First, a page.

I came across a great article that I want to post apart of and share.
As the transition to virtualized architecture continues to accelerate, companies are learning that its benefits don’t come without pitfalls. Simply setting up a virtualized environment and throwing the existing application inventory into it is insufficient. Ill-planned implementations like this could expose the organization to unacceptable risk.
As compelling as it may seem to collapse multiple conventional servers into relatively few virtualized ones, doing so will impact nearly all facets of IT infrastructure. The application inventory, for example, will be affected by any transition to virtualization, as not all software can tolerate the new environment.
The effects of a virtualization implementation extend beyond applications to processes, as well. Disaster recovery plans will need to be rewritten to ensure they are optimized for a virtualized architecture. Monitoring processes will also have to evolve, as will storage solutions and strategies. The far-reaching effects of virtualization highlight the critical need to have extensive plans in place before anything goes virtual.
“Your strategy should present an overview of the current business and IT pains you are looking to solve through your virtualization implementation,” says Ilan Paretsky, vice president of marketing for Ericom (www.ericom.com). “As difficult as it is, your strategy should incorporate your IT road map for the next five years, or at least the guidelines and highlights of such.”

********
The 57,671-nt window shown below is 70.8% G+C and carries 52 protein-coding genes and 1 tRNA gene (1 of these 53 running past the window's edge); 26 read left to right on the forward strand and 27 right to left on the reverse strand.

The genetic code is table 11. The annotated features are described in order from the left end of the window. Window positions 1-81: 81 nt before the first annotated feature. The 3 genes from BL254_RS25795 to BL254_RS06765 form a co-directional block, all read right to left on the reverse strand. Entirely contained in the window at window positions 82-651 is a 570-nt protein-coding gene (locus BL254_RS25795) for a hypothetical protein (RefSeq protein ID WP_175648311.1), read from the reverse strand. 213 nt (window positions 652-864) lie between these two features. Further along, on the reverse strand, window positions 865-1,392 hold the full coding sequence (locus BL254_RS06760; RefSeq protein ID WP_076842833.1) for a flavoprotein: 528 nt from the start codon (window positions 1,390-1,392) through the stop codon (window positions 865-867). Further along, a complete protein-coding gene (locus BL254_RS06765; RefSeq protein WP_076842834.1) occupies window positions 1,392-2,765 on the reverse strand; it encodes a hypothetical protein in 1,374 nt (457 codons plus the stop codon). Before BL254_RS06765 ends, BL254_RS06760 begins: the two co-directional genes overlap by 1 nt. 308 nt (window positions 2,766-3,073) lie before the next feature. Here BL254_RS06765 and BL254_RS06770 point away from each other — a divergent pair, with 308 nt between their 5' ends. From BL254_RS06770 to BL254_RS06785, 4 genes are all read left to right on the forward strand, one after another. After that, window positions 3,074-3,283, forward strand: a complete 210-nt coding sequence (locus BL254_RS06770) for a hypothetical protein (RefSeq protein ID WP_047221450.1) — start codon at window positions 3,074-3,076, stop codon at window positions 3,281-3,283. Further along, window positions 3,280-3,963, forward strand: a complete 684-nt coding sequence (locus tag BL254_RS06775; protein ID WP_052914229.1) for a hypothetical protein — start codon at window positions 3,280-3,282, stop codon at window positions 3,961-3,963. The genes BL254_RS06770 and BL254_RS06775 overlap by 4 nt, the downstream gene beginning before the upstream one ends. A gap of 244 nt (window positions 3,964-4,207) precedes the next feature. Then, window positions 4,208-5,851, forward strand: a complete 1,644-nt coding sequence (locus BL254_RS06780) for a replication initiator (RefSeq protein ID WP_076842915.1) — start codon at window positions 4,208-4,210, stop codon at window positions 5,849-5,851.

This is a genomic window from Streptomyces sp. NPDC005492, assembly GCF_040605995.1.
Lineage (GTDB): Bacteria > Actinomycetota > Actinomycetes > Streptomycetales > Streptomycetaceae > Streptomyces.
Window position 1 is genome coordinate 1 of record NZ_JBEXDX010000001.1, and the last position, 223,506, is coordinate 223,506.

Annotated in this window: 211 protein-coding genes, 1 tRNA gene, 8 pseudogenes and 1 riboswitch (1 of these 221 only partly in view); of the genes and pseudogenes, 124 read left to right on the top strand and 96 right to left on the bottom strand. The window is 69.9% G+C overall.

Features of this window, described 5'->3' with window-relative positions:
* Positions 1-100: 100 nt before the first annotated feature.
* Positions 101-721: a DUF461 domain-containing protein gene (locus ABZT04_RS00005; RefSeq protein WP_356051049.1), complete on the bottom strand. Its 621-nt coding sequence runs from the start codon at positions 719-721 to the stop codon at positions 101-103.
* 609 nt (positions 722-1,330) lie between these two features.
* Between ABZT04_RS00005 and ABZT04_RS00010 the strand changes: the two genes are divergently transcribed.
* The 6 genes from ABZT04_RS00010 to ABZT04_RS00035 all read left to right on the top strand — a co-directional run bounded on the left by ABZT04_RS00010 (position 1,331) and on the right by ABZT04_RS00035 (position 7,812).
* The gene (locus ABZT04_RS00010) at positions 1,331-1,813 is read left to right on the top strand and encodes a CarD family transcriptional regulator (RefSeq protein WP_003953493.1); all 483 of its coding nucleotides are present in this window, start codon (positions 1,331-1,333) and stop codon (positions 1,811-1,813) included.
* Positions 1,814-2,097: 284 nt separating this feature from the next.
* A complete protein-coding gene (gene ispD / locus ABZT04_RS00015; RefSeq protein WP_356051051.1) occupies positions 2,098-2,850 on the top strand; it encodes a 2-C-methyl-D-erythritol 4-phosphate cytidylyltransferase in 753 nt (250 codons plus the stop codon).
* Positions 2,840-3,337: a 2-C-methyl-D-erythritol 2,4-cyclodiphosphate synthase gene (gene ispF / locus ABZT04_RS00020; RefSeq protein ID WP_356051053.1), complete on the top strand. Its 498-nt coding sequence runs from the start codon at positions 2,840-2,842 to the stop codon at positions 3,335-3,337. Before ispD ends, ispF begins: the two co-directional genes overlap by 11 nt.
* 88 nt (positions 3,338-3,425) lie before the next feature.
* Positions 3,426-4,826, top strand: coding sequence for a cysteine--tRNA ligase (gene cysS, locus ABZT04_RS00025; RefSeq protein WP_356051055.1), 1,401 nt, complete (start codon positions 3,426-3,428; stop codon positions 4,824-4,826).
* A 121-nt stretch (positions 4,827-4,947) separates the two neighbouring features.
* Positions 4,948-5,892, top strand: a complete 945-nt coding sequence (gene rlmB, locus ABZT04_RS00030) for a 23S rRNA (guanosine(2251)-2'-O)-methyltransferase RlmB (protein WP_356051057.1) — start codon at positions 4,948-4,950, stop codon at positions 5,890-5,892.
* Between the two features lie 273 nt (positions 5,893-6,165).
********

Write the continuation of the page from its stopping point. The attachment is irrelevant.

The strategy must incorporate organizational impacts as well as the harder technology-focused ones. Mike Strohl, president of Entisys Solutions (www.entisys.com), a virtualization solutions integrator, says virtualization rewrites the rules that governed how servers, storage, and networking were used in the previrtualization era.
“Departments that had traditionally been in silos are suddenly intertwined,” says Strohl. “Failure to identify this and plan the technology can result in bottlenecks and disaster.”
Governance is a key component of this process because virtualized environments can scale much more quickly than traditional ones. Strohl recommends holding sessions involving stakeholders from all affected business areas and IT to ensure they understand how virtualization increases the need for them to work together and how they’ll build policy frameworks to properly manage provisioning and acceptance in the new shared technology environment.
“Without proper governance in place, a well-built system can be quickly overloaded, creating the perception that the virtual environment is not mature enough,” says Strohl. “Proper planning and understanding is everything.”